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Over the years, many readers have wondered whether Mr. Antolini really made a sexual advance on Holden. Mr. Antolini’s gesture could simply be a tipsy sign of affection for a student in obvious pain, a student in whom Mr. Antolini sensed something fragile and genuine. Holden’s interpretation of his teacher’s behavior could be rash, but Holden does appear genuinely panicked during this encounter with Mr. Antolini. At the end of the chapter, he states, “When something perverty like that happens, I start sweating like a bastard. That kind of stuff's happened to me about twenty times since I was a kid. I can't stand it." The "twenty times" might be a Holden-esque hyperbole in an attempt to be taken seriously, but we cannot automatically assume Holden is lying about having been assaulted just because he lies about other things, especially given the ambiguity of the situation. One reason why we could believe Holden tells the truth is because in the next chapter he spends a great deal of time trying to convince himself that he misjudged the situation. In most of the book, once Holden feels victimized by someone, he doubles down (e.g., the date with Sally, where he admits he shouldn't have been crude to her, but says she was depressing him). That Holden doubts his judgment here actually suggests that he's not exaggerating or varnishing the truth. If we take his statements around sexual assault as fact, we can retroactively read into some of his fear around sex and intimacy, and his desire to protect children as stemming from that.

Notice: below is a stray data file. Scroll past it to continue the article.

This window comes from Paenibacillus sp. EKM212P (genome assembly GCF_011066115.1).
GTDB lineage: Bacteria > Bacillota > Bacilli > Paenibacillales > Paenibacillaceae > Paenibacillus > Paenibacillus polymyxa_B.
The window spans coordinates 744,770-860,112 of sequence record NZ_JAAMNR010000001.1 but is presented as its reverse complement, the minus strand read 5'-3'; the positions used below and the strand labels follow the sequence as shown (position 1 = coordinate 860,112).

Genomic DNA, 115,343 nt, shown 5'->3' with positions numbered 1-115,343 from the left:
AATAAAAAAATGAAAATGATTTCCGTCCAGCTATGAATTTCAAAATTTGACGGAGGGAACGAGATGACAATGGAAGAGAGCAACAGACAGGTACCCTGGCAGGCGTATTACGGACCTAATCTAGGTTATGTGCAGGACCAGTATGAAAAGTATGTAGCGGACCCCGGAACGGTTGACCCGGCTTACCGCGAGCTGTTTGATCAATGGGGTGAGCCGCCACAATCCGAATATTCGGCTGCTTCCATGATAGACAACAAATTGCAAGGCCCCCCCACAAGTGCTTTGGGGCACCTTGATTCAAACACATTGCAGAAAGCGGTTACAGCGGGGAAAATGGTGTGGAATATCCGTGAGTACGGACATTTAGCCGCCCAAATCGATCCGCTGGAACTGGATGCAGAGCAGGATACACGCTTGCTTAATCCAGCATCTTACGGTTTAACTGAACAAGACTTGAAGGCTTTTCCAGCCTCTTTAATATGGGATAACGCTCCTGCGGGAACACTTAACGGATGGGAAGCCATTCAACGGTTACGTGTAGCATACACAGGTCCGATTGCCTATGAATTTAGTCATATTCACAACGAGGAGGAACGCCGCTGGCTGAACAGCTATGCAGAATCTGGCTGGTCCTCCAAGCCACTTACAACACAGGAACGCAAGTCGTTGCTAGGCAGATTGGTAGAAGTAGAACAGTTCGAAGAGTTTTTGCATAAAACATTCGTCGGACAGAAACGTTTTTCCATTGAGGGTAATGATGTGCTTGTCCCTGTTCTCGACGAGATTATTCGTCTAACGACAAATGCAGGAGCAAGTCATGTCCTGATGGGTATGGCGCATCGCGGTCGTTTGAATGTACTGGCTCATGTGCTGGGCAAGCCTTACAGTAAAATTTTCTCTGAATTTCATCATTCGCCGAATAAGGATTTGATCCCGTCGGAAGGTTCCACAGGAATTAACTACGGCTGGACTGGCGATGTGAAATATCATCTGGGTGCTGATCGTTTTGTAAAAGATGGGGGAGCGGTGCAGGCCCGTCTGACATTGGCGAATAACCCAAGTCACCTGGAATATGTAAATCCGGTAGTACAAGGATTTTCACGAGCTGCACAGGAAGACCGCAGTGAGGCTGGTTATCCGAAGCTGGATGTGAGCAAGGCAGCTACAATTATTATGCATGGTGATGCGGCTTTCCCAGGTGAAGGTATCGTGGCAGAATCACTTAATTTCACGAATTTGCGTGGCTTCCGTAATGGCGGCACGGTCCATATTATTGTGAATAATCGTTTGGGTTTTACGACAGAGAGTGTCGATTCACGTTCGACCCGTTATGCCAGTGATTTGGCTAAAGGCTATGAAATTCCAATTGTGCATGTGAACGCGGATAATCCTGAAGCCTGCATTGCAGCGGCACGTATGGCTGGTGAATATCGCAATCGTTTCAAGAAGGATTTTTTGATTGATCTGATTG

Read more about whether Mr. Antolini really makes a pass at Holden.

The fact that Mr. Antolini is trying to prevent Holden from “a fall” obviously parallels Holden’s image of the “catcher in the rye.” Yet, Mr. Antolini is a very different kind of catcher from the one Holden envisioned, and the type of fall he describes is different from the one Holden imagines. Holden fantasizes about protecting children from adulthood and sexuality (see Chapter 25), but Mr. Antolini describes the more frightening fall that will come if Holden himself refuses to grow up. Holden maintains an idealized view of childhood, and a simplified view of adulthood, in order to justify his withdrawal from society. He resists intimacy because the complexities of real-world relationships collapse his simplistic perspective. Mr. Antolini’s trenchant criticism forces Holden to see his own problems, while the ambiguity of his motives forces him to encounter the complexity and ambiguity of the adult world. As such, he is beginning to see the trap of painful loneliness and isolation he has created for himself with his largely self-imposed alienation.

Read more about the symbolism of the “catcher” in the rye.